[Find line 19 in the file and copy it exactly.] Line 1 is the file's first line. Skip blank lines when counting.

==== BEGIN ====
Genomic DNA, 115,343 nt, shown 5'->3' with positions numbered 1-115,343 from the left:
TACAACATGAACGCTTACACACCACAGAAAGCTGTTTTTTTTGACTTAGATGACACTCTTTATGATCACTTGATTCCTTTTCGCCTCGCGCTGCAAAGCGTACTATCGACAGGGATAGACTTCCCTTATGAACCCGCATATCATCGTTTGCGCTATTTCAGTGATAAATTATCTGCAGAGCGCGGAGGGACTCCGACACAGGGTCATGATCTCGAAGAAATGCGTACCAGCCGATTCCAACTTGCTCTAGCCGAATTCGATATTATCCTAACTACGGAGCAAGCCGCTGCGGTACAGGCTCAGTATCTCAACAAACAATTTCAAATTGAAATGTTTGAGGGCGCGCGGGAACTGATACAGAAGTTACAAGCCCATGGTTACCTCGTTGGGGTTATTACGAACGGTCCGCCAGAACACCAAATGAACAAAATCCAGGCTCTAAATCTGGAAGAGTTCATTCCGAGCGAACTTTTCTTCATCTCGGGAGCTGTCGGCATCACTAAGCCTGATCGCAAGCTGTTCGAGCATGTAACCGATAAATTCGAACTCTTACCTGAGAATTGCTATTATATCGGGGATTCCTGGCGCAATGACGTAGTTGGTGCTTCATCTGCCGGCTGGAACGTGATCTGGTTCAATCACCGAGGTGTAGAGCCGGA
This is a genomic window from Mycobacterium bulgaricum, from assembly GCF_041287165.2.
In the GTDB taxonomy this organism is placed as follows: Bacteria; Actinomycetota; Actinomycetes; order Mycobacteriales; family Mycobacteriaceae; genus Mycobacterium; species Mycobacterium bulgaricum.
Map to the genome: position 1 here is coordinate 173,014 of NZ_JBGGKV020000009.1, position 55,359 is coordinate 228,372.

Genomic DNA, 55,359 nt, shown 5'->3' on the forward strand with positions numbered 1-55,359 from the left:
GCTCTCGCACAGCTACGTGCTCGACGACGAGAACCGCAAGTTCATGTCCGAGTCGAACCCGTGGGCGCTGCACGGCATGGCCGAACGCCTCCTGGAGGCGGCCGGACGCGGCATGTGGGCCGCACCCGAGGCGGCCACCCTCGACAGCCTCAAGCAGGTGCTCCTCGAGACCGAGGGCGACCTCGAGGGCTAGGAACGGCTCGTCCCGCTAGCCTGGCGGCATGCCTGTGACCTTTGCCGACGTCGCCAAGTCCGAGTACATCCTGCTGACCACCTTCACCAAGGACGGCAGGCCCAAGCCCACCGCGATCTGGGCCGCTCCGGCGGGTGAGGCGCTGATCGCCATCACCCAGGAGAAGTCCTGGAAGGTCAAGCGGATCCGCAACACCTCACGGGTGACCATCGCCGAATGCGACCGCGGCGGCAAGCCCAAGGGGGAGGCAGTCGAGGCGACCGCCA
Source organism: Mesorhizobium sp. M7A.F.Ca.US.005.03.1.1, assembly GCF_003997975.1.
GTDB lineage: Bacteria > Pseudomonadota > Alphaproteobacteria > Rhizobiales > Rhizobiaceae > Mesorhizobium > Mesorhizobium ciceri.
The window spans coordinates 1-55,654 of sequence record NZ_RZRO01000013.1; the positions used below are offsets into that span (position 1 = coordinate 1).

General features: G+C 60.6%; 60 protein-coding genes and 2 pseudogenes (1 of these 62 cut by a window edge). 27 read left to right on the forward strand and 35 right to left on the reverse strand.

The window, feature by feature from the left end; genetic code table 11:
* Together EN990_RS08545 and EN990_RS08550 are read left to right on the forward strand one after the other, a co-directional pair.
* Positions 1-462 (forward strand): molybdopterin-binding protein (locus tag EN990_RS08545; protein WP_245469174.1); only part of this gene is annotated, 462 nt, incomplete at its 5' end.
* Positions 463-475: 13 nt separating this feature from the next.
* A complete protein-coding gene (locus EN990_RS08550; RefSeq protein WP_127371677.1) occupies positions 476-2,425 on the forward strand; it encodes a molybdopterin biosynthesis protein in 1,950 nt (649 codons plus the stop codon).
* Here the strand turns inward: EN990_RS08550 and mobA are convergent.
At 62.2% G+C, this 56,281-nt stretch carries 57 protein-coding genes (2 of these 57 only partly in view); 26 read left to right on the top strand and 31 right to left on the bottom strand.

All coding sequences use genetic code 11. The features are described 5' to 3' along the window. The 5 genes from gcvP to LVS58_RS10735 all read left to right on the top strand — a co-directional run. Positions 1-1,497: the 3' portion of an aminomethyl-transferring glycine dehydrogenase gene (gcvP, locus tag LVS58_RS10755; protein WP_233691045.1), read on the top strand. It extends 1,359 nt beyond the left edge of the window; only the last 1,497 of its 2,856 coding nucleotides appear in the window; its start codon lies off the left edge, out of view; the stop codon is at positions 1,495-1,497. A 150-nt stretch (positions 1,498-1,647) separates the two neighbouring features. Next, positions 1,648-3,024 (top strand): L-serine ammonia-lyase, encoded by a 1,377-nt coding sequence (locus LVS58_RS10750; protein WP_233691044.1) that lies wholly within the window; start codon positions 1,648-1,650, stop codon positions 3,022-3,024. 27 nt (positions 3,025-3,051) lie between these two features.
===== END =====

All coding sequences use genetic code 11. The features are described 5' to 3' along the window. The 5 genes from gcvP to LVS58_RS10735 all read left to right on the top strand — a co-directional run. Positions 1-1,497: the 3' portion of an aminomethyl-transferring glycine dehydrogenase gene (gcvP, locus tag LVS58_RS10755; protein WP_233691045.1), read on the top strand. It extends 1,359 nt beyond the left edge of the window; only the last 1,497 of its 2,856 coding nucleotides appear in the window; its start codon lies off the left edge, out of view; the stop codon is at positions 1,495-1,497. A 150-nt stretch (positions 1,498-1,647) separates the two neighbouring features. Next, positions 1,648-3,024 (top strand): L-serine ammonia-lyase, encoded by a 1,377-nt coding sequence (locus LVS58_RS10750; protein WP_233691044.1) that lies wholly within the window; start codon positions 1,648-1,650, stop codon positions 3,022-3,024. 27 nt (positions 3,025-3,051) lie between these two features.